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Rogue Butterfly Sculpture Removed From Golden Gate Park

SF officials remove Illegal art tribute to extinct butterfly from Golden Gate Park
By - posted 4/28/2023 No Comment

By Bay City News

An illegally-erected monument to an extinct butterfly was removed from Golden Gate Park on Friday by San Francisco public art officials.

The sculpture, “Memorial to the Extinct Xerces Blue Butterfly,” was “an unauthorized sculpture intervention of unknown provenance by an unidentified artist or group of artists that was installed on the vacant plinth that was previously the base of the Padre Junipero Serra statue,” San Francisco Arts Commission officials said in a news release Friday.

A “sculpture intervention” is designed to interact with an existing structure, artwork or audience, art officials said.

The rogue butterfly sculpture appears to have been placed on Junipero Serra’s old resting place at the intersection of Hagiwara Tea Garden, Music Concourse and Bowl drives over the Earth Day weekend.

The Xerces blue butterfly is the first butterfly species in North America to die off as a result of human behavior, according to information on the Xerces Society for Invertebrate Conservation website.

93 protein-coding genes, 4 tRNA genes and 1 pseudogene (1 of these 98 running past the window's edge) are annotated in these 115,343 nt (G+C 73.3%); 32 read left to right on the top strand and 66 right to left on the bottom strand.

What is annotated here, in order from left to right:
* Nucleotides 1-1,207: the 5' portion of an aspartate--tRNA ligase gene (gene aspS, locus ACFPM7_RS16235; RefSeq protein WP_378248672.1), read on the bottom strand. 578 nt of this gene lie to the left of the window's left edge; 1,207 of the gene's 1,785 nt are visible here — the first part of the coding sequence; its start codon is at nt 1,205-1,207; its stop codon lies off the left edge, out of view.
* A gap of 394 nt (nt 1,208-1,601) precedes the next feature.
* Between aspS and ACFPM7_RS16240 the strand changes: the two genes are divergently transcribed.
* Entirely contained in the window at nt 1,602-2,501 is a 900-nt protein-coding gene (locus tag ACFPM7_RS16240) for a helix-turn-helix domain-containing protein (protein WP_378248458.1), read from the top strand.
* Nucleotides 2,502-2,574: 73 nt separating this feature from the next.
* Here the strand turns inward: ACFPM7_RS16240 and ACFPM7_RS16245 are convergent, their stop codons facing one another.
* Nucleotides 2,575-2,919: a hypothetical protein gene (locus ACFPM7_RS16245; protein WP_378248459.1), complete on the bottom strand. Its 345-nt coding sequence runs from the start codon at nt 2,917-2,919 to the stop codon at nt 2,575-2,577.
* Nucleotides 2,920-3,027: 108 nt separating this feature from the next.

It was forced into extinction in the 1940s as a result of development in San Francisco’s sand dune areas, the website says.

While the Arts Commission says it understands the importance of highlighting various environmental issues, it resoundingly disapproves of off-the-books art installations.

“The manner in which this unsanctioned and unpermitted work that was surreptitiously installed without going through the proper process and procedure as outlined in the Art Commission’s Guidelines for Temporary Public Art installations poses numerous safety concerns,” art officials said.

Serra’s statue sat atop the plinth from 1906 until June 2020, when a group of demonstrators pulled it down and defaced it, along with the bronze statues of Ulysses S. Grant and Francis Scott Key, all of which now reside in a “secure” and undisclosed location.

Recommendations for how to replace the toppled figures will come from the city’s Monuments and Memorials Advisory Committee, which is in charge of updating guidelines for how to select monuments and memorials in the Civic Art Collection, art officials said.

The committee’s report on the topic is expected to be released in late May or early June, although the Arts Commission has already indicated that it is looking for partnerships with underrepresented communities and artists.

To find out more about the process, people can contact the Arts Commission at art-info@sfgov.org or at (415) 252-2266.

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